SPIEGEL: Now, as Cummings points out, 1997 was also the year that Merck got clearance from the FDA for a new version of its drug.
CUMMINGS: Merck developed a dose of Fosamax, a five-milligram, lower dose that was intended for use by women who had osteopenia.
SPIEGEL: Cummings says that in order to understand how come so many women today are treated for osteopenia, what you need to do is look more closely at all of the machines - big and small - that Merck helped to place in doctors' offices.
CUMMINGS: I think the critical event in turning osteopenia into a condition that people believe needs treatment is the report that comes from the bone density machine that says osteopenia.
SPIEGEL: See, when these tests are done, the machines produce a report, or chart, really. Recently, my producer Gisele Grayson and I went to a doctor to get tested at the Fairfax Radiology Center in Fairfax, Virginia. A technician named Jasmine Wilson(ph) loaded Gisele onto a large machine that measured the hip and spine.
JASMINE WILSON: Have you ever had a bone density before? Super easy. I'm just going to ask you to lie down on your back for me, head at the pillow.
SPIEGEL: A button was pushed, and two minutes later, Wilson was holding a paper with a clear, color-coded chart at the bottom.
WILSON: We have a color graph: green, yellow and red. Green indicates normal bone density. Yellow is osteopenia, and then red is osteoporosis.
SPIEGEL: Now, Gisele is 38 years old, the mother of two. And I know she often says this about herself, so I feel comfortable saying it. Pretty much everything about her screams perky, except apparently her bone density.
WILSON: So according to the color graph here, you're in the yellow, which indicates osteopenia.
SPIEGEL: Now, it's highly unlikely that a doctor would medicate Gisele. She's too young. But Steve Cummings argues that the very existence of this word osteopenia on these medical reports has this incredible impact.
CUMMINGS: When millions of women are getting the word osteopenia from the bone density test that they're getting in their 50s and 60s, they get worried. When a clinician sees the word osteopenia on a report, they think it's a disease. They want to know: What should I do?
SPIEGEL: Now, Merck, and eventually other companies, are running commercials advertising drugs to prevent osteoporosis. And those commercials don't feature humped grannies but young-looking women. And, says Cummings, at a certain stage, it simply reaches this tipping point.
CUMMINGS: Bone densitometry becomes increasingly available. And women start wanting it, and they hear their friends have had a measurement of bone density, and their friend was told that they have osteopenia, and they want to know whether they should be treated. And so, it's almost viral.
SPIEGEL: And through this process of testing, at least 1.5 million tests by 1999, and advertising, eventually a cultural consensus takes hold. Osteopenia simply becomes a condition that should be seriously considered for treatment. And for many people, particularly Jeremy Allen, this is all for the good. Everyone has won.
ALLEN: Fosamax became a successful drug, and there are a lot less women dying of hip fractures or stooped over than there were a couple of generations ago.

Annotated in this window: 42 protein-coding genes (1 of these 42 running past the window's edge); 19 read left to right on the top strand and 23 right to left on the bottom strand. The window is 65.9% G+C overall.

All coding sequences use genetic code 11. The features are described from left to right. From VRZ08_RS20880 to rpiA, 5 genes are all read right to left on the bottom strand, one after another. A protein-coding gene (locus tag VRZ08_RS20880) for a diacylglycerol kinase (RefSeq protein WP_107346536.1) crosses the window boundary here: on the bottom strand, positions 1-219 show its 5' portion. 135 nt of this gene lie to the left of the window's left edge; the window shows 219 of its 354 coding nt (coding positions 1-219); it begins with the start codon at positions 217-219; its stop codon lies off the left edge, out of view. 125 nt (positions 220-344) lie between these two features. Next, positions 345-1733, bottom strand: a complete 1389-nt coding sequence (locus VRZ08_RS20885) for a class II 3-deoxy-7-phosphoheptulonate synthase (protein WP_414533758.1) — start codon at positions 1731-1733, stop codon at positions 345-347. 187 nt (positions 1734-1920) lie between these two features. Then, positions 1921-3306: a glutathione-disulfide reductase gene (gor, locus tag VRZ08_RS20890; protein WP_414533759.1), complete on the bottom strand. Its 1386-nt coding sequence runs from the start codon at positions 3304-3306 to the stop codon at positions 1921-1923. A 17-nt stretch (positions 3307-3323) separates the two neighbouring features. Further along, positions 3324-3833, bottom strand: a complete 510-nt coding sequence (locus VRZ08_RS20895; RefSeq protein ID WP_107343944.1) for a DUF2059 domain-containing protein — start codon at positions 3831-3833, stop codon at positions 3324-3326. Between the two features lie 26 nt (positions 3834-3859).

SPIEGEL: Paul Strain, the lawyer from Merck, argues that Fosamax also is good for women with osteopenia. He says it builds bones and therefore prevents fractures in osteopenic women.
STRAIN: It's well-established that there is a clear correlation between bone mineral density and fracture risk. And by preserving and maintaining bone mineral density, Fosamax lowers their risk of fracture.
SPIEGEL: Both Steve Cummings and Susan Ott, professor of medicine at the University of Washington, say studies in women with osteopenia show that while very rare spinal fractures are reduced, the types of bone fractures most common among women with osteopenia are not affected. Susan Ott.
SUSAN OTT: There was no difference in how many fractures you had, whether you took the medicine or a placebo. It does make your bone density go up higher, but the number of fractures is what really matters, and that didn't really change.
SPIEGEL: Ott points to a very small number of case reports about spontaneous breaks in the upper leg, which - though rare - could be important, she says, given what's at stake.
OTT: Instead of preventing fractures, you might get fractures. But it certainly doesn't happen in the first five years.
SPIEGEL: So among specialists, there is still controversy about when women with osteopenia should get this medication. But what is clear is that getting that box of pills into Katie Banghauser's medicine cabinet wasn't a simple matter. Jeremy Allen told me it just took a huge amount of work, work he loved because from his perspective, he helped save lives.
ALLEN: I get a great sense of satisfaction that I was able to re-jigger the marketplace so that women could be treated for osteoporosis before it got them. That was a good episode of my life.
SPIEGEL: But Richard Mazess from the Lunar Corporation doesn't see it that way.
MAZESS: He was complicit in a plot to misdiagnose American women.
SPIEGEL: And the paradox of our health care system is that both of these men are probably right. That is, drug companies produce these incredible drugs that greatly relieve suffering. But one way they profit from those drugs is to extend their use so that medications are used in populations with milder and milder versions of a disease, and the risks of medicating can come to outweigh the benefits. I've told you a story about osteoporosis and osteopenia. But there are versions of this story about a lot of diagnoses. Caleb Alexander is a pharmacoepidemiologist at the University of Chicago, and he says the dynamic is well understood:
CALEB ALEXANDER: Whether you consider treatments for osteoporosis or treatments for depression or treatments for high cholesterol - in all of these settings - pharmaceutical firms stand to benefit if the therapies for these diseases are broadly used, even if they're being used among people that have very mild forms of these diseases.
SPIEGEL: Alix Spiegel, NPR News, Washington.